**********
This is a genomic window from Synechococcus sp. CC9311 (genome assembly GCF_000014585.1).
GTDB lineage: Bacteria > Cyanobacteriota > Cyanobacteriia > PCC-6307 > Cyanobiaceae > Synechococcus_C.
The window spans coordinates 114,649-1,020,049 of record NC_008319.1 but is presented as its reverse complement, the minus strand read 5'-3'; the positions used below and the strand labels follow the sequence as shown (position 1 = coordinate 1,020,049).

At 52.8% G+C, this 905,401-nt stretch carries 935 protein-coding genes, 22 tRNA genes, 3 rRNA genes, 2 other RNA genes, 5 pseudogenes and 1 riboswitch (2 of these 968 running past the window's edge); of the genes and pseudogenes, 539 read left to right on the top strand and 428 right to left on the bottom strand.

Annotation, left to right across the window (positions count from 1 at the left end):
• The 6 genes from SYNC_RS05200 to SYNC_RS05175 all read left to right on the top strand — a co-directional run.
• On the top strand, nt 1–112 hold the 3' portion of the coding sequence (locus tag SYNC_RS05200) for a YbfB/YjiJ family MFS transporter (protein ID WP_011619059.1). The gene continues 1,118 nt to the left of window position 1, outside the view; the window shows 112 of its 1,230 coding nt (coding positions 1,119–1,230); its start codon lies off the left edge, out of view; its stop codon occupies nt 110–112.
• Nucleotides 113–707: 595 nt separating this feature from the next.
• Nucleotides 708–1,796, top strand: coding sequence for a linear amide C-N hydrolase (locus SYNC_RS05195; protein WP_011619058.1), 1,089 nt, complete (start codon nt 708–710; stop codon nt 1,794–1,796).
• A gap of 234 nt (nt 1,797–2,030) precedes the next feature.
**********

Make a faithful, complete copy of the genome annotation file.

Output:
This is a genomic window from Synechococcus sp. CC9311 (genome assembly GCF_000014585.1).
GTDB lineage: Bacteria > Cyanobacteriota > Cyanobacteriia > PCC-6307 > Cyanobiaceae > Synechococcus_C.
The window spans coordinates 114,649-1,020,049 of record NC_008319.1 but is presented as its reverse complement, the minus strand read 5'-3'; the positions used below and the strand labels follow the sequence as shown (position 1 = coordinate 1,020,049).

At 52.8% G+C, this 905,401-nt stretch carries 935 protein-coding genes, 22 tRNA genes, 3 rRNA genes, 2 other RNA genes, 5 pseudogenes and 1 riboswitch (2 of these 968 running past the window's edge); of the genes and pseudogenes, 539 read left to right on the top strand and 428 right to left on the bottom strand.

Annotation, left to right across the window (positions count from 1 at the left end):
• The 6 genes from SYNC_RS05200 to SYNC_RS05175 all read left to right on the top strand — a co-directional run.
• On the top strand, nt 1–112 hold the 3' portion of the coding sequence (locus tag SYNC_RS05200) for a YbfB/YjiJ family MFS transporter (protein ID WP_011619059.1). The gene continues 1,118 nt to the left of window position 1, outside the view; the window shows 112 of its 1,230 coding nt (coding positions 1,119–1,230); its start codon lies off the left edge, out of view; its stop codon occupies nt 110–112.
• Nucleotides 113–707: 595 nt separating this feature from the next.
• Nucleotides 708–1,796, top strand: coding sequence for a linear amide C-N hydrolase (locus SYNC_RS05195; protein WP_011619058.1), 1,089 nt, complete (start codon nt 708–710; stop codon nt 1,794–1,796).
• A gap of 234 nt (nt 1,797–2,030) precedes the next feature.